Writing for the Web


writing for the web

Tips to help you succeed in your web writing

I’m really not much of a writer. I have the technical part pretty much down, i.e., spelling, grammar, punctuation, etc., but when it comes to being creative — nothing! There is a lot of free stuff out there — and I mean truly free — which is better than having to pay thousands of dollars. If you are like me without a creative writing bone in your body, there are articles written by those that do have them. These can be found on such sites as EzineArticles.com.

Use word processing software

Since this articles is about writing, however, and not publishing other’s work, let me remind you to use that word processor on your PC to its fullest extent. All of the really good ones provide tools to check spelling, grammar and punctuation. If you don’t have one of these good ones, I suggest that you check out OpenOffice.org for their free software suite.

Keep content concise

Many people find it difficult to read from a screen rather than paper. They also seem to have a much shorter attention span. For this reason, keep your articles between 300 and 600 words. If it is longer, break up the article into multiple pages. Use bulleted and numbered lists as well as subheadings to make it easier to scan your content. See more in Limiting Your Content.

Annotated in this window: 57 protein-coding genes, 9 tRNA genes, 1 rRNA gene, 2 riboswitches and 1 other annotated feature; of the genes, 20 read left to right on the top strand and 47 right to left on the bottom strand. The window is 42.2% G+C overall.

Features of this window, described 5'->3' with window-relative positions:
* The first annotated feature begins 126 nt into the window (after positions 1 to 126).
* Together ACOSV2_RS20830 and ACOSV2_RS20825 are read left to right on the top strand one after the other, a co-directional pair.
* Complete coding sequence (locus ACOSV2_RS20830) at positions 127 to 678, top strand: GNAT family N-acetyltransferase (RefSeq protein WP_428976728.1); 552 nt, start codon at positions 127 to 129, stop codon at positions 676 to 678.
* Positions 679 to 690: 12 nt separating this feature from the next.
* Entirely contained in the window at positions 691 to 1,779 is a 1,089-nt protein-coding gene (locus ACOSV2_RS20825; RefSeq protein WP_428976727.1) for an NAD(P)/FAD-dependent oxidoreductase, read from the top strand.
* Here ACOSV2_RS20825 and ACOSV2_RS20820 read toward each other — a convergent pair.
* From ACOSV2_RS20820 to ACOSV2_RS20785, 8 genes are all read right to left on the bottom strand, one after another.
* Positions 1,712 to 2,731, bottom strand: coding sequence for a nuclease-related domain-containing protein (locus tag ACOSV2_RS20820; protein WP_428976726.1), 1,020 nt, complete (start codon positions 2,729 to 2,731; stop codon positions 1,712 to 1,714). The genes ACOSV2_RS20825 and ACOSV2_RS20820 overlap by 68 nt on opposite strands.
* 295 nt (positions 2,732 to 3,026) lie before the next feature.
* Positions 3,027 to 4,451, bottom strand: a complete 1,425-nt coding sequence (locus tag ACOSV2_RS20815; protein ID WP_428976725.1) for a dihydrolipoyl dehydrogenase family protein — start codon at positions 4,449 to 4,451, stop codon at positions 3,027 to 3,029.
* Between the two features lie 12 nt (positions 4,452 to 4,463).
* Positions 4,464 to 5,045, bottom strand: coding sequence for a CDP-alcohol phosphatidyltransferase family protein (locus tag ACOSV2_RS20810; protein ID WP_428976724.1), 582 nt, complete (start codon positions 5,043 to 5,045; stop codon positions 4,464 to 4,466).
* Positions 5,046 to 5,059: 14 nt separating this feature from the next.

“Business casual” applies to content, too

Just as dressing in the business world has become more casual — who wears a suit or dress to work anymore — content has moved away from the formal formatting and tone most of us learned in English class. While it is still important to use proper grammar and spelling, write for the web as if you were in the same room as your reader, meeting face-to-face.

Stick to a theme

Strive for consistency throughout your website by using the same fonts for body copy and headings. Make sure that your headings also are consistent in their use of color.

Web writing courses


If you are really struggling with what to write and how to write it, sign up for a web writing course (known as “Copywriting “). Here are a few options:

You should also study the work of other copywriters (see List of copywriters), specifically those who have received recognition for their work.

About the author 

Lisa McMahon

Lisa has been involved with the Internet since 1995. Lisa's first web sites were developed in 1996 (fintrend.com and intergalacticwebs.com). Besides designing websites, she has also done some programming, project management and the webmaster for a large corporation. Lisa loves to teach and has been privileged to teach hundreds of students across the US and even at a conference in the Dominican Republic. She has been interviewed by the Richmond Times Dispatch as well as several Southern Baptist State Convention publications. Lisa loves to travel and learn new technologies. She hopes to one day live overseas. Her hobbies include singing, reading, gardening, cooking/baking, and playing the flute.

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